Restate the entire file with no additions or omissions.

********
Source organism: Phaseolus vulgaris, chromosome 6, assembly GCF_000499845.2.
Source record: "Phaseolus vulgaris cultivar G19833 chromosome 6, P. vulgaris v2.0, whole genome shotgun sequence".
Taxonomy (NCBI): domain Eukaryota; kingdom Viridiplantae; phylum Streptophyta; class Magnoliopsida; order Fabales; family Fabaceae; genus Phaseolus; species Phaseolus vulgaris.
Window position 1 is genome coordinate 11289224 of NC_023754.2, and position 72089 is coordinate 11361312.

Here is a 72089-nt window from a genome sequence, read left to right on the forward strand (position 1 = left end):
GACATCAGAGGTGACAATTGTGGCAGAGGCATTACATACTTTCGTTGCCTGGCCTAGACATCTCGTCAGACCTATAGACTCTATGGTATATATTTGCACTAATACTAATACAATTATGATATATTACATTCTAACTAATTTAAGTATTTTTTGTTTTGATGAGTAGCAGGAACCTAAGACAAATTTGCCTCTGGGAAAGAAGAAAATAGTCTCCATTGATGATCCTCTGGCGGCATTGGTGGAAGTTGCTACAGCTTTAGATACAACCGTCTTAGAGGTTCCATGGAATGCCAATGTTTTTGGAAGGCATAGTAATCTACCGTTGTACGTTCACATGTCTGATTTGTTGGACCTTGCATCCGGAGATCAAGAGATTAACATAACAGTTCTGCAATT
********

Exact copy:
Source organism: Phaseolus vulgaris, chromosome 6, assembly GCF_000499845.2.
Source record: "Phaseolus vulgaris cultivar G19833 chromosome 6, P. vulgaris v2.0, whole genome shotgun sequence".
Taxonomy (NCBI): domain Eukaryota; kingdom Viridiplantae; phylum Streptophyta; class Magnoliopsida; order Fabales; family Fabaceae; genus Phaseolus; species Phaseolus vulgaris.
Window position 1 is genome coordinate 11289224 of NC_023754.2, and position 72089 is coordinate 11361312.

Here is a 72089-nt window from a genome sequence, read left to right on the forward strand (position 1 = left end):
GACATCAGAGGTGACAATTGTGGCAGAGGCATTACATACTTTCGTTGCCTGGCCTAGACATCTCGTCAGACCTATAGACTCTATGGTATATATTTGCACTAATACTAATACAATTATGATATATTACATTCTAACTAATTTAAGTATTTTTTGTTTTGATGAGTAGCAGGAACCTAAGACAAATTTGCCTCTGGGAAAGAAGAAAATAGTCTCCATTGATGATCCTCTGGCGGCATTGGTGGAAGTTGCTACAGCTTTAGATACAACCGTCTTAGAGGTTCCATGGAATGCCAATGTTTTTGGAAGGCATAGTAATCTACCGTTGTACGTTCACATGTCTGATTTGTTGGACCTTGCATCCGGAGATCAAGAGATTAACATAACAGTTCTGCAATT